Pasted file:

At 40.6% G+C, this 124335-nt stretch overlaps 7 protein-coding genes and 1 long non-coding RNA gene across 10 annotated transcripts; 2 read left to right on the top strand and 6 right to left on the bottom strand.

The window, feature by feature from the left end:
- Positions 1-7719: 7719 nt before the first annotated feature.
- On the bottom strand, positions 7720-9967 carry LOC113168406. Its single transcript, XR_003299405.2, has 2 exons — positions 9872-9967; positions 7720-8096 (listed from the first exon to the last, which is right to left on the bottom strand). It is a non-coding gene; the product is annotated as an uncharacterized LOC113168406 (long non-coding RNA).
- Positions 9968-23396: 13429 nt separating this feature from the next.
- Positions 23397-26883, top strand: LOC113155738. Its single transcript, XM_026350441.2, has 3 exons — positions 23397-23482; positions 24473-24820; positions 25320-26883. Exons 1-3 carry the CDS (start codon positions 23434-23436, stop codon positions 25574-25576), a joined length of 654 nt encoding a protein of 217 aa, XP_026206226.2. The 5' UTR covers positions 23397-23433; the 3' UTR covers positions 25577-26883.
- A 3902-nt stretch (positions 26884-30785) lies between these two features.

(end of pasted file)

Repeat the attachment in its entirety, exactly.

At 40.6% G+C, this 124335-nt stretch overlaps 7 protein-coding genes and 1 long non-coding RNA gene across 10 annotated transcripts; 2 read left to right on the top strand and 6 right to left on the bottom strand.

The window, feature by feature from the left end:
- Positions 1-7719: 7719 nt before the first annotated feature.
- On the bottom strand, positions 7720-9967 carry LOC113168406. Its single transcript, XR_003299405.2, has 2 exons — positions 9872-9967; positions 7720-8096 (listed from the first exon to the last, which is right to left on the bottom strand). It is a non-coding gene; the product is annotated as an uncharacterized LOC113168406 (long non-coding RNA).
- Positions 9968-23396: 13429 nt separating this feature from the next.
- Positions 23397-26883, top strand: LOC113155738. Its single transcript, XM_026350441.2, has 3 exons — positions 23397-23482; positions 24473-24820; positions 25320-26883. Exons 1-3 carry the CDS (start codon positions 23434-23436, stop codon positions 25574-25576), a joined length of 654 nt encoding a protein of 217 aa, XP_026206226.2. The 5' UTR covers positions 23397-23433; the 3' UTR covers positions 25577-26883.
- A 3902-nt stretch (positions 26884-30785) lies between these two features.